Ask a male author about your male character traits or thoughts.

Amazon links to my stories: Autumn Breeze, A More Perfect Union, Double Happiness, The Wolves of Sherwood Forest, Neanderthals and the Garden of Eden can be found down the right side of the blog.

Sunday, September 25, 2016

Your Hero is a Genius

Einstein said, Genius is …“regard(ing) old questions from a new angle.” Genius is not a know-it-all but a see-it-all. A true genius makes our lives more difficult, more unsettled. Said another way, it is not easy to change when a genius takes us down a different and new path. Think of how tidy the world was before Darwin. So we evolve.

In writing your hero as a genius be mindful of him earning it, and, of course, we as writers must show the process. Now, that’s tough, because change in a work of fiction must be believable and dramatic. Is your genius hero hard to live with because he is so focused on his creation [picture Doctor Frankenstein]? Must the heroine make him give up his contribution to humanity to love her? No, she should be a good partner and help. Even a genius can learn that one-plus-one is way more than two.

A heroine can be blessed with the same problem (genius). It’s all in how you decide to structure your conflict and characterizations.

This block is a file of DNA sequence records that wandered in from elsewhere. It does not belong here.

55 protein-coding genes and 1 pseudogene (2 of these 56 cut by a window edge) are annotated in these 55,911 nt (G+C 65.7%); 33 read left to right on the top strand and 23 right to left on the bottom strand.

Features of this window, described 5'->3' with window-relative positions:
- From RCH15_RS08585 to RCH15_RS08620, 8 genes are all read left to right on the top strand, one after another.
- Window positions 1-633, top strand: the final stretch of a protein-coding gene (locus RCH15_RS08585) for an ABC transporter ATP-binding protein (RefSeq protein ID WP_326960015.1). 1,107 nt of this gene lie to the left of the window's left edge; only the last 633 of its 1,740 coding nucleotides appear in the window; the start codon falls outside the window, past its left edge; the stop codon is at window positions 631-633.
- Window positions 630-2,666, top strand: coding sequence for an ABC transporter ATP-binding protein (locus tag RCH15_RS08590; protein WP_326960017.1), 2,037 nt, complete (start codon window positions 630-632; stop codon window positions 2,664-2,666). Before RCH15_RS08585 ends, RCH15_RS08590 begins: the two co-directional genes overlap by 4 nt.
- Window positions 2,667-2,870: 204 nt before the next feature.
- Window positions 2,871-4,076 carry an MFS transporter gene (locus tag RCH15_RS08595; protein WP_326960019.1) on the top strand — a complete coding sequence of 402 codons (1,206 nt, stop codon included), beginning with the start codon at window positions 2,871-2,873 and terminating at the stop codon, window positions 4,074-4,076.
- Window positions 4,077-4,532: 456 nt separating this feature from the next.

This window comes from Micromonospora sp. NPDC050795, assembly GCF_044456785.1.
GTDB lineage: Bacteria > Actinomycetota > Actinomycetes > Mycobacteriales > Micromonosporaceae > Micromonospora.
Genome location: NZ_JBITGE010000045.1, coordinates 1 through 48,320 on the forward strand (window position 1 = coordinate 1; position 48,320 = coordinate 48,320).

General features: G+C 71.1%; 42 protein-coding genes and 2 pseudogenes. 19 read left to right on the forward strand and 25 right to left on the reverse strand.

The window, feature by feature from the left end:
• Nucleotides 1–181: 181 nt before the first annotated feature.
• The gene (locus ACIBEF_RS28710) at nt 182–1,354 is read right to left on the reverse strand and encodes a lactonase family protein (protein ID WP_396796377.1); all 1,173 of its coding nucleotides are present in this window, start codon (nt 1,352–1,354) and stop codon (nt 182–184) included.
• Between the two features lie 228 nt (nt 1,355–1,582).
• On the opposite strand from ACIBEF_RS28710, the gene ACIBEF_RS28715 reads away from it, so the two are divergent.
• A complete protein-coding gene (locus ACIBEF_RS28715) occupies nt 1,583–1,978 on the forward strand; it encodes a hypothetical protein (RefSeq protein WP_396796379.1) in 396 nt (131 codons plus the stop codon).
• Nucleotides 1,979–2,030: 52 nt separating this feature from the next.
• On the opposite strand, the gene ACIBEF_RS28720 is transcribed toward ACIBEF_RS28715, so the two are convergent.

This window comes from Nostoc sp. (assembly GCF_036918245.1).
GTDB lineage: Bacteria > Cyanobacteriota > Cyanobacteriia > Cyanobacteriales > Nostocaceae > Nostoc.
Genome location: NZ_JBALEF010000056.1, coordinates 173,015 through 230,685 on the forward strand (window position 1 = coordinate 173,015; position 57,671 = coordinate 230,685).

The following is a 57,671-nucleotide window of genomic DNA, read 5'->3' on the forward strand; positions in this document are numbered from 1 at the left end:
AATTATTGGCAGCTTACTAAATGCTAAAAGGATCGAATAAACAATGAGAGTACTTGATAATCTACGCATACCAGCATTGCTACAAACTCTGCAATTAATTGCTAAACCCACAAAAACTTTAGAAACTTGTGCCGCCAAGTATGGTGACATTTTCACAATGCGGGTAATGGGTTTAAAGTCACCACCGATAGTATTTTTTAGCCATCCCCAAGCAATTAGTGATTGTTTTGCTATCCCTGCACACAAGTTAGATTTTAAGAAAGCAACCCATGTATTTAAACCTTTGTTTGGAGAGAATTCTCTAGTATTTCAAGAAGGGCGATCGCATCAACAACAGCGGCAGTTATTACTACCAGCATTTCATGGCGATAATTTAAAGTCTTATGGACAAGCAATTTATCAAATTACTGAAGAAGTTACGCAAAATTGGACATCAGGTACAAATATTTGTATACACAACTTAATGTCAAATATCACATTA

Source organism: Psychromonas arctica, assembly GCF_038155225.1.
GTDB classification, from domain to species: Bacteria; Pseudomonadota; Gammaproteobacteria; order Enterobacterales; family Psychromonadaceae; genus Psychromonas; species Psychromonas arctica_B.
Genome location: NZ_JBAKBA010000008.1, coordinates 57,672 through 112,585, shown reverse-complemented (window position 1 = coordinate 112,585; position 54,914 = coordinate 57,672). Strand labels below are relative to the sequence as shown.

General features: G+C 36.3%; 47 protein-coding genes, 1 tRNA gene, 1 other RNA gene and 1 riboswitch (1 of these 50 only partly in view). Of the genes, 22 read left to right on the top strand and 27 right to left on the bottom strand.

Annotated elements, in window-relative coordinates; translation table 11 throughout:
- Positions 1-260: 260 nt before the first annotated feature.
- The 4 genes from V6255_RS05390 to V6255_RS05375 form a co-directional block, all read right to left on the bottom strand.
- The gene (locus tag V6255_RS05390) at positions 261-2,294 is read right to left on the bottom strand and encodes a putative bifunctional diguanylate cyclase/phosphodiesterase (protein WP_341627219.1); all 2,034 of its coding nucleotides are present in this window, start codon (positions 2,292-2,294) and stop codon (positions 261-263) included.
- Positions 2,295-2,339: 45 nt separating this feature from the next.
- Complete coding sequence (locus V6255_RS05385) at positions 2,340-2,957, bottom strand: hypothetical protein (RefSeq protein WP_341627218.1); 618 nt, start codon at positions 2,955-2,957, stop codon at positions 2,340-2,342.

The smartest person I had ever met was a secretarial school drop out [to be sung to Beauty School Drop Out], couldn’t do math unless it was home finances, and was “just” a mom. She seemed to read minds and mend hearts as if dispensing miracles. Her reaction time (quick wit & observations) was beyond scary. Say anything and it would be translated into what you really meant. She’d see what was missing from the equation or problem while the rest of us didn’t know we had an equation or a problem. I’m not talking male-female interactions exclusively. Her empathy for another human being gave her an EQ (and I suggest IQ) too high to measure. That’s the point of life, isn’t it? Love at work.

Don’t tell me your character is a genius, show me.

A rare Albert Einstein interview:

1 comment:

  1. Some people mistake genius (intelligence) with book learning, not real life learning Not that "street smarts" relates to genius either all the time. This is an interesting premise to think on. Thanks Bob.